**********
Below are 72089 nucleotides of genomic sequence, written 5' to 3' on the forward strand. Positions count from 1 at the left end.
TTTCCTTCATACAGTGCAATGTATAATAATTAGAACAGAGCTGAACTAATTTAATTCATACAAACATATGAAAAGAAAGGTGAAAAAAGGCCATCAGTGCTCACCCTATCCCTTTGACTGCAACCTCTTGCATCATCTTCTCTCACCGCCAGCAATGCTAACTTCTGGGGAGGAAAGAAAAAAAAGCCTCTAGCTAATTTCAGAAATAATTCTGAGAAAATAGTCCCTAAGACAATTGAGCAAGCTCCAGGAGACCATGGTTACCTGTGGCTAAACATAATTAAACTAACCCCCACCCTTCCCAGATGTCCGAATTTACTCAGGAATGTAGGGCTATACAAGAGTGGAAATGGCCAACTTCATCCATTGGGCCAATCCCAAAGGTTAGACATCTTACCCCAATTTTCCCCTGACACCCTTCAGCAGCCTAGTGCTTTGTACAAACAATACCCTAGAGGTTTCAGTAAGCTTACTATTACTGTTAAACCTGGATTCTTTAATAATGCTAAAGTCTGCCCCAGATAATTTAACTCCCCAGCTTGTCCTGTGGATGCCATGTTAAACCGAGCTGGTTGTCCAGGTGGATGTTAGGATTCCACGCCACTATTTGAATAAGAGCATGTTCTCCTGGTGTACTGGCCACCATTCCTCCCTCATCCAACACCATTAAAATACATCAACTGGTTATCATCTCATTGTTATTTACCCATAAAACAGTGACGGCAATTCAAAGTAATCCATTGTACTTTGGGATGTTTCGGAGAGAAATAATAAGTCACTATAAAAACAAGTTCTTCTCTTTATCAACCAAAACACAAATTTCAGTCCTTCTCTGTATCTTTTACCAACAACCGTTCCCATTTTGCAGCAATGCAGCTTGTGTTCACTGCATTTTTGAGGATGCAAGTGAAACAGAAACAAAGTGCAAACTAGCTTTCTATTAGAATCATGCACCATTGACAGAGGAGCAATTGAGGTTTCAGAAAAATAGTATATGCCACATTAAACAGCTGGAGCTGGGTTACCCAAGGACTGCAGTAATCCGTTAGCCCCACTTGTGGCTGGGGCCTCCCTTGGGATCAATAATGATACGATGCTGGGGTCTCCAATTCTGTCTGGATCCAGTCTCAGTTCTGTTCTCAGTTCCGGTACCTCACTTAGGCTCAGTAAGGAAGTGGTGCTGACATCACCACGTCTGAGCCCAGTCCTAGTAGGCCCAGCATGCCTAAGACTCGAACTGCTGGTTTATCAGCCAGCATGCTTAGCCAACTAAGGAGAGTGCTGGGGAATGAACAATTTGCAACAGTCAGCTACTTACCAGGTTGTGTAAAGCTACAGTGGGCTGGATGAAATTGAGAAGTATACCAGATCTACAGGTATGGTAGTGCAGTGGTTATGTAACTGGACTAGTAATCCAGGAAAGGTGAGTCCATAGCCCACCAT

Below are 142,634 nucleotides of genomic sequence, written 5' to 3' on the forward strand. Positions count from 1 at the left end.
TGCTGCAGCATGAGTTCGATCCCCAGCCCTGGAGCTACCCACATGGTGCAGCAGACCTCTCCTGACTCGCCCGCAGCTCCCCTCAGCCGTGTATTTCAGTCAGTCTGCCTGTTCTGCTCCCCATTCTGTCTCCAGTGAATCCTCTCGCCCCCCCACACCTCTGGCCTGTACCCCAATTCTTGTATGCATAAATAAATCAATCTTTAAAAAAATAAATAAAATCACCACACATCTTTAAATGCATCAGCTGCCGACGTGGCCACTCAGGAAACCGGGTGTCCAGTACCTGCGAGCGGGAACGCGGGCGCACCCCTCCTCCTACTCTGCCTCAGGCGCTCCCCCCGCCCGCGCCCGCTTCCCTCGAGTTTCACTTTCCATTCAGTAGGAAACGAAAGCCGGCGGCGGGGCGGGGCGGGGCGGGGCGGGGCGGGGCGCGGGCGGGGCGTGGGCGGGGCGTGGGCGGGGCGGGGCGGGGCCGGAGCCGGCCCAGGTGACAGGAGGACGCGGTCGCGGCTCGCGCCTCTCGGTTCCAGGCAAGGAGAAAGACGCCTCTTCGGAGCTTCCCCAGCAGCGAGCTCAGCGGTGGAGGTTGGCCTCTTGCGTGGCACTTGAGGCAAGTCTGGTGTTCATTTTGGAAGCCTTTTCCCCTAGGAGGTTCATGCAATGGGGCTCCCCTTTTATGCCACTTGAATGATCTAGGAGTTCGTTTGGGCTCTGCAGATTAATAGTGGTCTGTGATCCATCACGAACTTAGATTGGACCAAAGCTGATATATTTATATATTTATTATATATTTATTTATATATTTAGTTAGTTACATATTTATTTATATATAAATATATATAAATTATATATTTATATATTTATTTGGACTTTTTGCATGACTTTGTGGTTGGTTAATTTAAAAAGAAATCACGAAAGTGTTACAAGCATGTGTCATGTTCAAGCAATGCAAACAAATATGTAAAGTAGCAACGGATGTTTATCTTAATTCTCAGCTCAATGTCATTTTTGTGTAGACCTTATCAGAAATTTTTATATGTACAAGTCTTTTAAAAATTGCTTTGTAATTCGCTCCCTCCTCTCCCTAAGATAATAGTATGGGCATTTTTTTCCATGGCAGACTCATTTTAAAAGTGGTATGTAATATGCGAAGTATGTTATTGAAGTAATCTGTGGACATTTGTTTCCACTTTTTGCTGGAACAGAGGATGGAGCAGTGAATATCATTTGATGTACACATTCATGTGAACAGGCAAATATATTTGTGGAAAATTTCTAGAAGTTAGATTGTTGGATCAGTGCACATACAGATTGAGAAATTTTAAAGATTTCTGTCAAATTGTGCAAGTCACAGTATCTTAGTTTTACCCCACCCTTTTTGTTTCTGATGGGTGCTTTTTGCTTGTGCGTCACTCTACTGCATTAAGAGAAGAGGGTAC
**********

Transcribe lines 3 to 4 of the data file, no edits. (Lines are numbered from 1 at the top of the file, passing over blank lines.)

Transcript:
Below are 142,634 nucleotides of genomic sequence, written 5' to 3' on the forward strand. Positions count from 1 at the left end.
TGCTGCAGCATGAGTTCGATCCCCAGCCCTGGAGCTACCCACATGGTGCAGCAGACCTCTCCTGACTCGCCCGCAGCTCCCCTCAGCCGTGTATTTCAGTCAGTCTGCCTGTTCTGCTCCCCATTCTGTCTCCAGTGAATCCTCTCGCCCCCCCACACCTCTGGCCTGTACCCCAATTCTTGTATGCATAAATAAATCAATCTTTAAAAAAATAAATAAAATCACCACACATCTTTAAATGCATCAGCTGCCGACGTGGCCACTCAGGAAACCGGGTGTCCAGTACCTGCGAGCGGGAACGCGGGCGCACCCCTCCTCCTACTCTGCCTCAGGCGCTCCCCCCGCCCGCGCCCGCTTCCCTCGAGTTTCACTTTCCATTCAGTAGGAAACGAAAGCCGGCGGCGGGGCGGGGCGGGGCGGGGCGGGGCGGGGCGCGGGCGGGGCGTGGGCGGGGCGTGGGCGGGGCGGGGCGGGGCCGGAGCCGGCCCAGGTGACAGGAGGACGCGGTCGCGGCTCGCGCCTCTCGGTTCCAGGCAAGGAGAAAGACGCCTCTTCGGAGCTTCCCCAGCAGCGAGCTCAGCGGTGGAGGTTGGCCTCTTGCGTGGCACTTGAGGCAAGTCTGGTGTTCATTTTGGAAGCCTTTTCCCCTAGGAGGTTCATGCAATGGGGCTCCCCTTTTATGCCACTTGAATGATCTAGGAGTTCGTTTGGGCTCTGCAGATTAATAGTGGTCTGTGATCCATCACGAACTTAGATTGGACCAAAGCTGATATATTTATATATTTATTATATATTTATTTATATATTTAGTTAGTTACATATTTATTTATATATAAATATATATAAATTATATATTTATATATTTATTTGGACTTTTTGCATGACTTTGTGGTTGGTTAATTTAAAAAGAAATCACGAAAGTGTTACAAGCATGTGTCATGTTCAAGCAATGCAAACAAATATGTAAAGTAGCAACGGATGTTTATCTTAATTCTCAGCTCAATGTCATTTTTGTGTAGACCTTATCAGAAATTTTTATATGTACAAGTCTTTTAAAAATTGCTTTGTAATTCGCTCCCTCCTCTCCCTAAGATAATAGTATGGGCATTTTTTTCCATGGCAGACTCATTTTAAAAGTGGTATGTAATATGCGAAGTATGTTATTGAAGTAATCTGTGGACATTTGTTTCCACTTTTTGCTGGAACAGAGGATGGAGCAGTGAATATCATTTGATGTACACATTCATGTGAACAGGCAAATATATTTGTGGAAAATTTCTAGAAGTTAGATTGTTGGATCAGTGCACATACAGATTGAGAAATTTTAAAGATTTCTGTCAAATTGTGCAAGTCACAGTATCTTAGTTTTACCCCACCCTTTTTGTTTCTGATGGGTGCTTTTTGCTTGTGCGTCACTCTACTGCATTAAGAGAAGAGGGTAC